These first few decades of the 21st century have seen some of the most groundbreaking pieces of music technology, including a range of new analog modular synths. The legendary Moog Music itself has evolved, returning to modular synth design even as it moves into the future, with pieces of semi-modular kit like the Mother 32 and the DFAM drum machine. The company also recently manufactured 40 new units of its Moog Synthesizer IIIp, a gorgeous analog machine released in 1969 and used by the likes of pioneering synthesis master Wendy Carlos, experimental musician Isao Tomita, Giorgio Morodor, and even The Beatles. Given that it cost $7,985 back then, the new price is kind of a bargain: $35,000.
In late May, the Asheville, North Carolina-based company released its latest—and most accessible—semi-modular analog synth yet, the Grandmother. Inspired by the Mother 32, but also by the circuitry of Moog’s massive vintage modular systems, it offers users the option to use patch cables and separate specialized sound modules.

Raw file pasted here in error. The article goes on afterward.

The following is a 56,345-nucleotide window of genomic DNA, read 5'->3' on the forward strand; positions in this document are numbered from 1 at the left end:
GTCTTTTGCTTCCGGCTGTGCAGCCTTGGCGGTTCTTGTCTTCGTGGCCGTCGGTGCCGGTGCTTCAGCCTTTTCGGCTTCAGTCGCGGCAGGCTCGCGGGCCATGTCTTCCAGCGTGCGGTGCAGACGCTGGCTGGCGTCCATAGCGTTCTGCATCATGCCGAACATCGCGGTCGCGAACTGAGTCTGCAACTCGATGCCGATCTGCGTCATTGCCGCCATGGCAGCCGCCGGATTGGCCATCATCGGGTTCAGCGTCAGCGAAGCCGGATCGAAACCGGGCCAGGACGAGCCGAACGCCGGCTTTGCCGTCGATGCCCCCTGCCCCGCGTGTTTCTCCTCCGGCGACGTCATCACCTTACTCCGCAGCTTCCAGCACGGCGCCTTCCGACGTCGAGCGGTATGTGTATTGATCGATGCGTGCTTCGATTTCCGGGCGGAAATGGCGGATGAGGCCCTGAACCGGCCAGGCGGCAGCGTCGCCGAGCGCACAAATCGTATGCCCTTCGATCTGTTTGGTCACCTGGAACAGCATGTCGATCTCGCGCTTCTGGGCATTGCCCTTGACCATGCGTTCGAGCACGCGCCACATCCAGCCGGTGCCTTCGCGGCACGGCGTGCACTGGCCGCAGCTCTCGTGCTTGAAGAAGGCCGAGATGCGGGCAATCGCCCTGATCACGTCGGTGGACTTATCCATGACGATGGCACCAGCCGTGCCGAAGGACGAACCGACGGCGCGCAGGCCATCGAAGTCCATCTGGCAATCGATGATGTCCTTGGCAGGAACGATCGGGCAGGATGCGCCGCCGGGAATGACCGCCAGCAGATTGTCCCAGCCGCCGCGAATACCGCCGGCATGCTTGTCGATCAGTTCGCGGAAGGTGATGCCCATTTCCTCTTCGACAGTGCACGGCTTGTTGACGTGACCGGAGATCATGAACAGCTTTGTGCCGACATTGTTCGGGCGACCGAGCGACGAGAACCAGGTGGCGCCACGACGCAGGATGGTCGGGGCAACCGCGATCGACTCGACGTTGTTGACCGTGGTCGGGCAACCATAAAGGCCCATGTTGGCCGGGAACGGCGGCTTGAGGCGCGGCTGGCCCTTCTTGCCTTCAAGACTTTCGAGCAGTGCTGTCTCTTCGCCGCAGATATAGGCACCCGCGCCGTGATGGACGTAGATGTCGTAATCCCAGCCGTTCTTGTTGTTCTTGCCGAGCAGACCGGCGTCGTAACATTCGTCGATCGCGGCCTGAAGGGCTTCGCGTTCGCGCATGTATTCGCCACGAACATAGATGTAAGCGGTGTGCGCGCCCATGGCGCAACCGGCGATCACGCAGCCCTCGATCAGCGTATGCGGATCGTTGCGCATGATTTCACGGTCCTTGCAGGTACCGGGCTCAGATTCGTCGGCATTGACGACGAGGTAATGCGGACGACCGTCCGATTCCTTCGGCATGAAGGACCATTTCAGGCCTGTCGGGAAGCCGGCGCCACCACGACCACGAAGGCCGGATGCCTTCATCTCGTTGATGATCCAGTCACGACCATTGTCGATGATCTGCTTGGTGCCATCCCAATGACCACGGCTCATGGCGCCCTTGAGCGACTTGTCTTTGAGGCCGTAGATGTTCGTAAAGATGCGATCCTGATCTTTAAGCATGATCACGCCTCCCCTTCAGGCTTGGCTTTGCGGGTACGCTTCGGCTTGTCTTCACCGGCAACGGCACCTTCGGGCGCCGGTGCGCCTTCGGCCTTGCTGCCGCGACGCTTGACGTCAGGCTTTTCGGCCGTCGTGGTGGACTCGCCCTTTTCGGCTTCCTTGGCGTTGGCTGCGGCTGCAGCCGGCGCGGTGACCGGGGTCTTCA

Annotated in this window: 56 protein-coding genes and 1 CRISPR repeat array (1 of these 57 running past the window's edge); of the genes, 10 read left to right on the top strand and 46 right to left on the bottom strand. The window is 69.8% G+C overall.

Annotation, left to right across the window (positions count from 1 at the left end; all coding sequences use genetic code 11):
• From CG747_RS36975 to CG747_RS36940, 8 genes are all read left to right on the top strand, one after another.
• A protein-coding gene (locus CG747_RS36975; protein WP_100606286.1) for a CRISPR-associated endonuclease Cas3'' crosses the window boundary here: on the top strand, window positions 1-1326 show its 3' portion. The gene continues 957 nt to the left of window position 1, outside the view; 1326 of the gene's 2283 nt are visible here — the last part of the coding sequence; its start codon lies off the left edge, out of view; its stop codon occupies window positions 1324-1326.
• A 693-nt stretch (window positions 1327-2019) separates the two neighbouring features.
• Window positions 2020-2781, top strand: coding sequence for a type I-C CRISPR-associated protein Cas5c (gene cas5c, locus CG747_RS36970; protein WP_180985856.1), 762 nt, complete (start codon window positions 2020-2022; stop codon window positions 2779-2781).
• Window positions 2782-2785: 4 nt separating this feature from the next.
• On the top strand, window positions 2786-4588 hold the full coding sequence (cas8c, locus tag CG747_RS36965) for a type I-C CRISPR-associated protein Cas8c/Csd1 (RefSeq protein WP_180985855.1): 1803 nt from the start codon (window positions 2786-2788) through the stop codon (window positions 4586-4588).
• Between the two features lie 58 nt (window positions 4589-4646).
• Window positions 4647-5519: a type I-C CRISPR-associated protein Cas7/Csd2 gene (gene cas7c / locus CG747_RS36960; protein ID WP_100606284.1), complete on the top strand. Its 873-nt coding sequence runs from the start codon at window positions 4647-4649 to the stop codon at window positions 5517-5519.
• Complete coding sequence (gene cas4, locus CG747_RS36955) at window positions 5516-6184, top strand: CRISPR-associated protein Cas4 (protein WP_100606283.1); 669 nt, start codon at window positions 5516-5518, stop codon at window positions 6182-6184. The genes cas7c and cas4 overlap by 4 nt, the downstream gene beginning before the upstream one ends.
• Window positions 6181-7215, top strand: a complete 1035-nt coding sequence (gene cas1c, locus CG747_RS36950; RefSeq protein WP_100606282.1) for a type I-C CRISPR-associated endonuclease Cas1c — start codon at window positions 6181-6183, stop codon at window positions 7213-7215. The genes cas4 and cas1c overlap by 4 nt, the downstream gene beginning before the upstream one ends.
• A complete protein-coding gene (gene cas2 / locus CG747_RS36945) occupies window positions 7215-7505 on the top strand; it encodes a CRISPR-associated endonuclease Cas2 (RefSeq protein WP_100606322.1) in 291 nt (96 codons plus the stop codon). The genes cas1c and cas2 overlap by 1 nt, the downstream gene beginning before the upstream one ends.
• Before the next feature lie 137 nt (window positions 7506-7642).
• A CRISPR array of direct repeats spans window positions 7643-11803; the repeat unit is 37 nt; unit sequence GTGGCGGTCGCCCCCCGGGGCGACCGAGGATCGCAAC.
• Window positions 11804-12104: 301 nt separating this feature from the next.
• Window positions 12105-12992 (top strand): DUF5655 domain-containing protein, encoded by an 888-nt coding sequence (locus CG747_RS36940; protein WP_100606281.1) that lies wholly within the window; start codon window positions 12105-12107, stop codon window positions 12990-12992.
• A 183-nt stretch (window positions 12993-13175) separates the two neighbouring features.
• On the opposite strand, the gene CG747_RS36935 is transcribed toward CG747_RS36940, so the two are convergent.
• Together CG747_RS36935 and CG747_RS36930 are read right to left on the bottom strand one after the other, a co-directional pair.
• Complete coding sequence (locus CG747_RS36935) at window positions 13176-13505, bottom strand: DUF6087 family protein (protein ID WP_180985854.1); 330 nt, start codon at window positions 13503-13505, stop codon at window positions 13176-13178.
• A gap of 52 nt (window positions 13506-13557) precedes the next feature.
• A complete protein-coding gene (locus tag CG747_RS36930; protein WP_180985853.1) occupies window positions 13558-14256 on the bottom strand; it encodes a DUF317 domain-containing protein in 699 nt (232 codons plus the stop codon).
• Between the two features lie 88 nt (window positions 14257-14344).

But the $999 Grandmother is different from those other systems: It doesn’t require users to use any external patches. That makes it a breeze even for synth novices to quickly whip together some notes, program sequences, and tweak knobs and create instantly colorful soundscapes—which can, of course, then be made even more colorful and complex by patching its various modules together.
As for its looks, several of the modules are are demarcated by colorful designs that harken back to the look of Moog’s 1970s and 1980s products, like the Rogue and Realistic MG-1 keyboard synthesizers. The…